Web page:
Despite the overwhelming odds, Sage again returned home. But there were still many obstacles to overcome. Feedings, tracheostomy cleanings, along with all the routine things a newborn normally needs. The Springers continued to work; Emma as a nurse, and Hayden began ramping back up his practice routine and playing in tournaments on the mini-tours. And so things went, as Sage kept getting stronger and things in the Springer household began to resemble as much normalcy as they could with a child who needs so much care. The Springers made it work and did so with positivity and their unwavering faith in the Lord, as they felt that this was part of God’s plan for them and their family.  

As the Springer family continued to push through day-by-day, they received another blessing in October of 2022, as they welcomed a second daughter, Annie Claire, to the mix. Still, Sage was requiring around-the-clock care, but continued to fight and grow as her new baby sister joined the crew. 

Hayden kept playing on the All Pro Tour and PGA TOUR Canada, where he saw some success over the course of the 2023 season, winning twice over the summer and again in the Fortinet Cup Championship, which earned him player of the year honors and an automatic Korn Ferry Tour card. Swing coach Robert McMillan, who has been working with Hayden for the last 18 months, challenged his pupil to work hard on developing his wedge play. 

“Prior to heading to the PGA TOUR Canada, I challenged Hayden to develop an elite wedge game,” McMillan said. “l knew if this part of his game improved, he would be successful. 

“We made some changes, and the work paid off big time. Two wins on PGA Canada followed and now a PGA TOUR card. I am looking forward to seeing what we can do out there with the big boys.”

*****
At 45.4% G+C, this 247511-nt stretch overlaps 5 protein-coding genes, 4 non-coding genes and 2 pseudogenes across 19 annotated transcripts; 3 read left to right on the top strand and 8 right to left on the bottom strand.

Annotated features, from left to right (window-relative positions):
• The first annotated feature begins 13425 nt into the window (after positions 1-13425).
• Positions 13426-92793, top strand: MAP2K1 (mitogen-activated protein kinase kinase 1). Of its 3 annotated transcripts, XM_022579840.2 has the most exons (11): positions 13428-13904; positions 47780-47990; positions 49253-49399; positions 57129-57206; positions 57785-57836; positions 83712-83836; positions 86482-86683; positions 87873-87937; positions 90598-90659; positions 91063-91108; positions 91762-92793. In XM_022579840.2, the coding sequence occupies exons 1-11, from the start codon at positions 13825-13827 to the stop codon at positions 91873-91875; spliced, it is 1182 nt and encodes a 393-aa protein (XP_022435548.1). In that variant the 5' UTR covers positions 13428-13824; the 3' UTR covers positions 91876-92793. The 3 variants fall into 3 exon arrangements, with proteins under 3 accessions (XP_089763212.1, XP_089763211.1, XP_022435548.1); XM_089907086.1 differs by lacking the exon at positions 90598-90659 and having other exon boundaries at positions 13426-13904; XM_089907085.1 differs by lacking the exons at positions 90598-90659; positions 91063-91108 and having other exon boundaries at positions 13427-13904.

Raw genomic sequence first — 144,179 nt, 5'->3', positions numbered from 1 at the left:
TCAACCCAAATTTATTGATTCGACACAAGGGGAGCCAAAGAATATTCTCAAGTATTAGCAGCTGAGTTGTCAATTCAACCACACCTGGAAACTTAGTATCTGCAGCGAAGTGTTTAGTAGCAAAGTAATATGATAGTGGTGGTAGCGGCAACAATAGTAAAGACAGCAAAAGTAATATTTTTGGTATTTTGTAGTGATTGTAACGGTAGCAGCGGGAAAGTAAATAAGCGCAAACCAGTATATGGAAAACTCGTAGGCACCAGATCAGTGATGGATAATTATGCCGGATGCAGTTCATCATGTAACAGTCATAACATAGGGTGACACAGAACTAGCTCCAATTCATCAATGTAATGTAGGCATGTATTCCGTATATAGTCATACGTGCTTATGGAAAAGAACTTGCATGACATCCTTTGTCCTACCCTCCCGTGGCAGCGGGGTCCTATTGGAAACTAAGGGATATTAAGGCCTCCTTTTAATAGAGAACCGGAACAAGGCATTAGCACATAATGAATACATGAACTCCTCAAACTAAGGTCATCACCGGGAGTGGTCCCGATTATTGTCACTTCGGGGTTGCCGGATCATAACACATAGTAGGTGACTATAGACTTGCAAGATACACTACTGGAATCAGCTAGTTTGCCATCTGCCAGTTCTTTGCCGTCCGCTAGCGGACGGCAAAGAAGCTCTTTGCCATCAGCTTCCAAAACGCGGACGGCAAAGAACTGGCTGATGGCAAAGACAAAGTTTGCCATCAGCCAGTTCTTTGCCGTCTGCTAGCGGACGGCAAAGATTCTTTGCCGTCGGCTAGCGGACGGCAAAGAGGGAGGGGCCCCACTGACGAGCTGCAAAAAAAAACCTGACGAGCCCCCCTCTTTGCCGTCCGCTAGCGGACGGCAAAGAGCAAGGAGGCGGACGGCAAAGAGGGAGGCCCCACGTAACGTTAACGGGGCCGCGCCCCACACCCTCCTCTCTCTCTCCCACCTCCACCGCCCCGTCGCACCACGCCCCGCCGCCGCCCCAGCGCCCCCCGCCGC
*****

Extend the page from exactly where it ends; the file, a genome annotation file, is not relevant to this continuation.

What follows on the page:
Achieving that goal was undoubtedly a great feeling for the Springers, who had dealt with so much over the last several years. For Hayden, there was one more opportunity on the horizon … but one that unfortunately would come just weeks after Sage’s passing at age three. 

Hayden played in one final All Pro Tour event just a few weeks after Sage passed, a final tuneup for the TOUR Q-School, which could be an opportunity to bypass the Korn Ferry and reach the ultimate goal of playing on the PGA TOUR. After a 4-under 66 in the opening round, Springer fired rounds of 69-68 before rain canceled play Sunday and moved the final round of the Final Stage to Monday. After a 3-under 32 on the outward nine, it looked like that dream might come true. But back-to-back bogeys on Nos. 12 and 13 were one final obstacle to overcome for a man who had been through so much over the previous few weeks. A gutsy bounce-back birdie on 14 got him back in the picture, and despite a bogey on No. 17, a tap-in par was all he needed to finish tied for fourth at 8 under, one shot ahead of Satoshi Kodaira.

Just like the news of the Trisomy 18 diagnosis, followed by Sage’s incredible fight and her tragic passing, this moment was life-changing … but in a good way. A dream realized just weeks after unthinkable tragedy. 

AVIDGOLFER sat down with the newest member of the PGA TOUR and discussed his life on and off the course, and how he used the memory of Sage to steady himself as he realized a lifelong goal, just weeks after heartbreaking loss.